India revs up trade engine with FTAs, monitoring, and quality standards

FTAs, quality standards key to $10 trillion Indian economy
Streamlined duties, free trade pacts, and quality standards to propel India’s $10 trillion dream.

Trade has emerged as a pivotal element in India’s ascent towards becoming a $10 trillion economy. The government’s strategic initiatives to boost exports and seamlessly integrate India into the global economy are manifest in a series of recent policy reforms. These reforms encompass a comprehensive rationalisation of duties and taxes, implementation of concessional import duties, and a rejuvenated commitment to free trade agreements (FTAs). Additionally, they include the establishment of robust import monitoring systems, the enforcement of stringent quality standards, and the adoption of anti-dumping and safeguard measures. Together, these developments mark a significant evolution in India’s approach to international trade policy, reflecting a sophisticated and forward-thinking economic agenda.

Aiming for greater global economic integration, India is focusing on both tariffs and non-tariff measures in its international trade strategy. The current international policy atmosphere and the nature of multilateral trade rules underscore the strategic use of non-tariff measures. These are hard to contest at the World Trade Organisation (WTO) due to the complex process of proving them as trade-restrictive practices.

Developed countries have long used NTMs to regulate imports, often bordering on protectionism. For instance, the sincerity of the West’s criticism against unsustainable trade and resulting regulations, such as supply chain regulations and carbon taxes, is questionable. It is unclear how much of this is genuine concern versus a method to restrict exports from developing countries.

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Quality standards as NTMs

Within the scope of NTMs, quality standards or quality control orders are crucial for regulating the import of inferior products and protecting domestic industries. However, quality control can be a double-edged sword. It facilitates the integration of domestic firms into global value chains (GVCs), but can also hinder export opportunities by increasing production and compliance costs. Quality standards, which apply equally to domestic and foreign firms, often act as disguised trade barriers, discriminating against foreign suppliers and reducing trade and economic integration benefits.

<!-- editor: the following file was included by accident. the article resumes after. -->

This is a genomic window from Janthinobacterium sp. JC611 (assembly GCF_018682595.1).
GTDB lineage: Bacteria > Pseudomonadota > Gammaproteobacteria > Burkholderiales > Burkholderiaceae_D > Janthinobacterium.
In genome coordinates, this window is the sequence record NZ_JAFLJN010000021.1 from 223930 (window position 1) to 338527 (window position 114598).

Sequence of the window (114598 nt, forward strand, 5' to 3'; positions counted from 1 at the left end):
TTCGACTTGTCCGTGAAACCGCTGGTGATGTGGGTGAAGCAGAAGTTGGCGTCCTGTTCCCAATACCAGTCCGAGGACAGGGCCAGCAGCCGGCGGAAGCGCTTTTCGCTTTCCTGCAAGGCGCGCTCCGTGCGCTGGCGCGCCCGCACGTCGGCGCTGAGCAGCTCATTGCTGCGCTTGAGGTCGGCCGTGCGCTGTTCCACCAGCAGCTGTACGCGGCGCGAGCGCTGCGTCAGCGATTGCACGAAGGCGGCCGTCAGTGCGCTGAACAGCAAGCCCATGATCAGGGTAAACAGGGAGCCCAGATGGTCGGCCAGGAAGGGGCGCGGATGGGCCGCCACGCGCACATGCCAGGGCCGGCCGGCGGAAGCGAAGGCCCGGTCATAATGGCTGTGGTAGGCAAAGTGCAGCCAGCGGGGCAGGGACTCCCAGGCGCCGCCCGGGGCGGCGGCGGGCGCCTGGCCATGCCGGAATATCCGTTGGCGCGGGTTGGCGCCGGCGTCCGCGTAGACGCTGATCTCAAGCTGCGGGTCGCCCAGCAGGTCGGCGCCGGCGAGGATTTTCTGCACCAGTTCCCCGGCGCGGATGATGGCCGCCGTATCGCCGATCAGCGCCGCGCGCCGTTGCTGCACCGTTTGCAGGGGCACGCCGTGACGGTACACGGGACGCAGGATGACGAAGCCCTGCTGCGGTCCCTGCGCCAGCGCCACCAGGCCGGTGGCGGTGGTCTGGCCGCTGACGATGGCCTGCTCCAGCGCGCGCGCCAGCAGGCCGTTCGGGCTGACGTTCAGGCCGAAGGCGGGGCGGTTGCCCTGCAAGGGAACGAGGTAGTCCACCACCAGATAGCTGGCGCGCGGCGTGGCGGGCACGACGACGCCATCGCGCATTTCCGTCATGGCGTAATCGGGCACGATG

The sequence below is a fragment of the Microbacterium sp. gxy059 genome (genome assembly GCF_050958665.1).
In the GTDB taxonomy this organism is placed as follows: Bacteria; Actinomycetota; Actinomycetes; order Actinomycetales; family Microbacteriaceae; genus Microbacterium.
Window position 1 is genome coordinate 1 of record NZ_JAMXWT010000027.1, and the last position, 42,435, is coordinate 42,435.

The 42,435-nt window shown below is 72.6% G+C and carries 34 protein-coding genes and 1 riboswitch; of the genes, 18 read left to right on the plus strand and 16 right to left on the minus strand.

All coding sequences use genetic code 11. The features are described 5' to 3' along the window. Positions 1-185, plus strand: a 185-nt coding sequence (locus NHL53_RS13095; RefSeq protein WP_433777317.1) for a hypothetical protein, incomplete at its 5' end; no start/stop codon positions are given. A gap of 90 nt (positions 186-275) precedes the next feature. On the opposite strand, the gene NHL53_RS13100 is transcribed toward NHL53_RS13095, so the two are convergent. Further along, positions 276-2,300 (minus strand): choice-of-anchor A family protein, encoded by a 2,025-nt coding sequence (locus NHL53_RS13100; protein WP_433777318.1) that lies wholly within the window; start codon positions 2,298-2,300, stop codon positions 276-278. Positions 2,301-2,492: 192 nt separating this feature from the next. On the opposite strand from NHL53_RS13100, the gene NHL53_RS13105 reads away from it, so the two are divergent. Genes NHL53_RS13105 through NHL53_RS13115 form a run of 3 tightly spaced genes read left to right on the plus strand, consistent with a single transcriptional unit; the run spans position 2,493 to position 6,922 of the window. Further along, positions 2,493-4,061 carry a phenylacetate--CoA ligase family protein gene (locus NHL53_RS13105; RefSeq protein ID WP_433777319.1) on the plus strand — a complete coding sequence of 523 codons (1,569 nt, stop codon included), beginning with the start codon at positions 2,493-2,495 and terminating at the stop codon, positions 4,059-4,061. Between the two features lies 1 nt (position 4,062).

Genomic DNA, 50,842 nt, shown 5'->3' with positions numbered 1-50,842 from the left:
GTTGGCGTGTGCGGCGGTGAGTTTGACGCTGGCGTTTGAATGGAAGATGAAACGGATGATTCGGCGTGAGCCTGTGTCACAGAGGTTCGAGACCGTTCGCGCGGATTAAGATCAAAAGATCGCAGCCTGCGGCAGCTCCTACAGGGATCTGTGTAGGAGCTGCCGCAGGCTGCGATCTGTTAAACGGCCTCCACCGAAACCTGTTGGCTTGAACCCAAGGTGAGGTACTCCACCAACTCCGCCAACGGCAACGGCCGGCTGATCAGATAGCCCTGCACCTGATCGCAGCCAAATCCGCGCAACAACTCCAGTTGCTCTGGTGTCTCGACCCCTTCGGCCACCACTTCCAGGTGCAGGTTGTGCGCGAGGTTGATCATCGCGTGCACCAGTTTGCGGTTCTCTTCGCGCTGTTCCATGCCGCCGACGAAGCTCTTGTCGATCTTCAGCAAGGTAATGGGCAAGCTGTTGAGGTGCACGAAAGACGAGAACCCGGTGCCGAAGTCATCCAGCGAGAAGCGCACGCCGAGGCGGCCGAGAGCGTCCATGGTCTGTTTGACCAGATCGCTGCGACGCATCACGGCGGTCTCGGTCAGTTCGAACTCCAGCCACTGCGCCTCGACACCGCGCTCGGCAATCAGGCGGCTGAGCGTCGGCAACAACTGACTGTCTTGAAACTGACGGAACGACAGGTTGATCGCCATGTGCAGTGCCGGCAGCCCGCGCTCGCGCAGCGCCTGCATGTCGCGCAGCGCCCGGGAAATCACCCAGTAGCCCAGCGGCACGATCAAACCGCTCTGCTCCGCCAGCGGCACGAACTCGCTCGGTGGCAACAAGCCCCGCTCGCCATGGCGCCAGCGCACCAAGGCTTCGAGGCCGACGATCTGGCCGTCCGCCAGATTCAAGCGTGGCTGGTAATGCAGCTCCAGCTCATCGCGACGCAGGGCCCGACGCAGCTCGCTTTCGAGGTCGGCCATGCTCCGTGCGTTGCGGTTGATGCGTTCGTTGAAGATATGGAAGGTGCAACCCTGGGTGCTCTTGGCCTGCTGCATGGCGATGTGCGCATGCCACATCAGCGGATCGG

The ministry of commerce and industry has tasked the Bureau of Indian Standards (BIS) with formulating quality norms/technical standards for imported and domestic goods, in consultation with relevant ministries/departments. The introduction of quality standards in various sectors raises concerns about their intent and objectives. Firstly, the ministry and its departments lack the mandate to regulate foreign trade for public health and safety, a responsibility of the ministry of consumer affairs, food, and public distribution. This suggests that the introduction of quality standards aims more at regulating imports than addressing health and safety concerns.

While mandatory quality codes to deter subpar imports and bolster domestic industry are justifiable, it is worth noting that many Indian manufacturers import significant inputs and capital goods for production. Stringent quality standards may hinder access to cheaper imports, increasing production costs for domestic firms reliant on imported goods. This issue was highlighted by textile manufacturers dependent on imported fibers like viscose and polyester, in opposition to the quality control orders issued earlier this year.